MANHATTAN, KAN. -- Kansas State University researchers think theirdiscovery of the enzyme involved in the hardening of a beetle'sexoskeleton or cuticle could lead not only to better pest control, butalso help create similar strong, lightweight materials for use inaircraft and armor.
After a beetle first molts, its exoskeleton is soft and hydrated.Somehow, it dries out and forms a hard, stiff exoskeleton. Since the1940s, scientists have wondered which enzyme among several possiblecandidates was involved in the hardening process.
The K-State researchers have found that by knocking out anenzyme called laccase-2, cuticle tanning, the process of hardening andpigmentation, can be prevented in the red flour beetle, Triboliumcastaneum.
A paper, to be released this week in the Proceedings of theNational Academy of Sciences, presents the research results. TheK-State researchers are Yasuyuki Arakane, research associate inbiochemistry; Subbaratnam Muthukrishnan, professor of biochemistry;Richard Beeman, adjunct professor of entomology; Michael Kanost,professor and head of the department of biochemistry; and Karl Kramer,adjunct professor emeritus of biochemistry.
Kramer said K-State researchers wanted to find out what happensbetween the times when the cuticle is soft and when it is hard. Theystudied the cuticle's composition and how the components interacted togive it stiffness, flexibility and lightness. The main components inthe cuticle are proteins and chitin, which also are found incrustaceans and other invertebrates.
The researchers knew one of two classes of oxidative enzymes,tyrosinases or laccases, is likely responsible for catalyzing theexoskeleton's hardening by cross-linking cuticular proteins, Kanostsaid.
"When we knocked out tyrosinase, everything was normal," Kramersaid. "When we knocked out laccase-2, we prevented tanning from takingplace."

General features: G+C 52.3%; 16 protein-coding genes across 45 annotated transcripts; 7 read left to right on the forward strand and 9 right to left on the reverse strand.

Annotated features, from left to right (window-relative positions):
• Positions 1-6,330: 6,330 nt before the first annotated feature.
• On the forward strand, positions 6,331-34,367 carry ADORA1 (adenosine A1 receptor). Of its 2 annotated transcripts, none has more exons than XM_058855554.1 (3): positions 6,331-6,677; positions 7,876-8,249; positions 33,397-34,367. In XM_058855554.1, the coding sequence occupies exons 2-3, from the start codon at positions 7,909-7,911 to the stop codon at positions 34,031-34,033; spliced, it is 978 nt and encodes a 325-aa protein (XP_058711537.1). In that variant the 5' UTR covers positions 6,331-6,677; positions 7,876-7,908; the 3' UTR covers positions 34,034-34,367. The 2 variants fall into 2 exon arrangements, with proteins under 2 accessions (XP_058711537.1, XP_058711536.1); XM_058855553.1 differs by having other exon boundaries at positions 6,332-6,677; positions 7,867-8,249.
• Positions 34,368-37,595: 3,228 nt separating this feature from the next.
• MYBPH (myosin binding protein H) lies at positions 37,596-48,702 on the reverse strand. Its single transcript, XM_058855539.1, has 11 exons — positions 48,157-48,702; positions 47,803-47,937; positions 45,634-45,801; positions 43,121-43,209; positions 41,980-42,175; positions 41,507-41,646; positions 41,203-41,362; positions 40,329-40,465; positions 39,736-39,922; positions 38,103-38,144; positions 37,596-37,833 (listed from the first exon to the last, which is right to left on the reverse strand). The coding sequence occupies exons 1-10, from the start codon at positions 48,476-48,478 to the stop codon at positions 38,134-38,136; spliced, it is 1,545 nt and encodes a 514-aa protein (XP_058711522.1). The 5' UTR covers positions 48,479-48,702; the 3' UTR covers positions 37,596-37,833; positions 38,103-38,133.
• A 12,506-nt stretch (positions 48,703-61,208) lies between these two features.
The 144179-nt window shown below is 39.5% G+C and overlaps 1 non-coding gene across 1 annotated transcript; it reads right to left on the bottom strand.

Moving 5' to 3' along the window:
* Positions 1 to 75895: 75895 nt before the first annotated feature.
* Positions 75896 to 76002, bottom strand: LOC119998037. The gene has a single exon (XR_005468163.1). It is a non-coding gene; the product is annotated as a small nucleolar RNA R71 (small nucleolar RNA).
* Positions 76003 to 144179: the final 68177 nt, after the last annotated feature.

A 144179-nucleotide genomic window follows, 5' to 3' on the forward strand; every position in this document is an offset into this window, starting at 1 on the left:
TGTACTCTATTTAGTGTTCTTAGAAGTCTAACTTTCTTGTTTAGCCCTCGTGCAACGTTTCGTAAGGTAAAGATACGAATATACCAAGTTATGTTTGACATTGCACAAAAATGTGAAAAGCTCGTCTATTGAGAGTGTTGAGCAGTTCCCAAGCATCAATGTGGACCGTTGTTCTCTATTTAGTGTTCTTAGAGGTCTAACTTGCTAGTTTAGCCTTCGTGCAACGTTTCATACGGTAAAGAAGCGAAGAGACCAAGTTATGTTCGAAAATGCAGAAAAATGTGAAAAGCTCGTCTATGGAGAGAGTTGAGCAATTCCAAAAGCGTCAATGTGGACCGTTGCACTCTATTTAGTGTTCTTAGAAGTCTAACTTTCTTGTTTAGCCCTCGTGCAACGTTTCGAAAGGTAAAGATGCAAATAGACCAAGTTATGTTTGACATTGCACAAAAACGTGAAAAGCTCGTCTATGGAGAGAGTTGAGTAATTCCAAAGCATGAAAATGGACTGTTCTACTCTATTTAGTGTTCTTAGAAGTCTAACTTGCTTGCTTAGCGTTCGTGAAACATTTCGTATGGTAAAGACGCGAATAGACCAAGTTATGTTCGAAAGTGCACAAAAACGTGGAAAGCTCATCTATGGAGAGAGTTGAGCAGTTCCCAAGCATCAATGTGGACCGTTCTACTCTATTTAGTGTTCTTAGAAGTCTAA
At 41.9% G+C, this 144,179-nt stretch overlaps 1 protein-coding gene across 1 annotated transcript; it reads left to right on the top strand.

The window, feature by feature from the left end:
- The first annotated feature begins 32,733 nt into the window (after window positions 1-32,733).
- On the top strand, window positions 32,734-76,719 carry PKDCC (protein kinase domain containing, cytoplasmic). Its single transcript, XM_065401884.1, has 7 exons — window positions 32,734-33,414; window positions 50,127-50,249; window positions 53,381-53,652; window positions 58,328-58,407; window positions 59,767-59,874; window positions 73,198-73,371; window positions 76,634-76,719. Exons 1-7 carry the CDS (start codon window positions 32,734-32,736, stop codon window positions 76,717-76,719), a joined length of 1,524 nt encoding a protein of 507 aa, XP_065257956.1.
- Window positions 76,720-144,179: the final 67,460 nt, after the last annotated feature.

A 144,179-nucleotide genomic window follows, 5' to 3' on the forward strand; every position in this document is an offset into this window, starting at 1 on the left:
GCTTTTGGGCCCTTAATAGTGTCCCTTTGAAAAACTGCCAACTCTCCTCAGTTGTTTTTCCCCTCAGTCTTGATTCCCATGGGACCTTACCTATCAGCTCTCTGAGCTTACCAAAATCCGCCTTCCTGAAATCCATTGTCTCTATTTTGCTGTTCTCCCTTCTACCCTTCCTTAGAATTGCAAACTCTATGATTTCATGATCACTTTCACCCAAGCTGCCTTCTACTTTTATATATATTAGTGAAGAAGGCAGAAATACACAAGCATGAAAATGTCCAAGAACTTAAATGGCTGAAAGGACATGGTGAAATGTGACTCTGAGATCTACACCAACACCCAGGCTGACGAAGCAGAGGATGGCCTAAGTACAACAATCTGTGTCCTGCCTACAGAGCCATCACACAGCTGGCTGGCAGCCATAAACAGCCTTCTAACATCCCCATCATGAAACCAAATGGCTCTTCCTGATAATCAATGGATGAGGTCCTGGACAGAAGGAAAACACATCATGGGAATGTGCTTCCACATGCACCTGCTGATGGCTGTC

When the laccase-2 gene was not expressed, the newly formedcuticle remained soft and white instead of becoming hard anddark-colored. These results indicated which protein was responsible forthe hard shell's formation, Kanost said.
The identification of laccase-2 as the catalyst for cuticletanning opens up possibilities of targeting this protein as a way ofweakening the beetle's physical defenses against mechanical, chemicaland biological injuries, Muthukrishnan said. Better insecticides couldbe developed as a result of having a more insect-specific target likelaccase-2, Kramer said.
"Gaining knowledge about a molecular process required forinsect development, but absent from humans and other vertebrateanimals, such as cuticle tanning, may be useful for developing new,bio-rational methods for controlling pest insect populations," Kanostsaid.
Armed with this new information, a number of practicalapplications are possible. Materials based on the chemistry of theinsect exoskeleton could be developed to make lightweight materials foraircraft and military armor, Kramer said.
"I sometimes speculate that we might help K-State coach BillSnyder develop better football helmets and shoulder pads for hisplayers," he said.
Collaborative research with scientists at the University ofKansas is in the beginning stages to analyze quantitatively themechanical properties of insect cuticles and to perform cuticle proteincross-linking experiments that are catalyzed by insect laccase, Kramersaid. KU scientists will test the strength of the syntheticcross-linked biopolymers that are created. This could be used for thedevelopment of strong, lightweight materials.
Both Beeman and Kramer also work at the Grain Marketing andProduction Research Center, Agricultural Research Service, UnitedStates Department of Agriculture, in Manhattan.
This research has been supported by a grant from the National Science Foundation.
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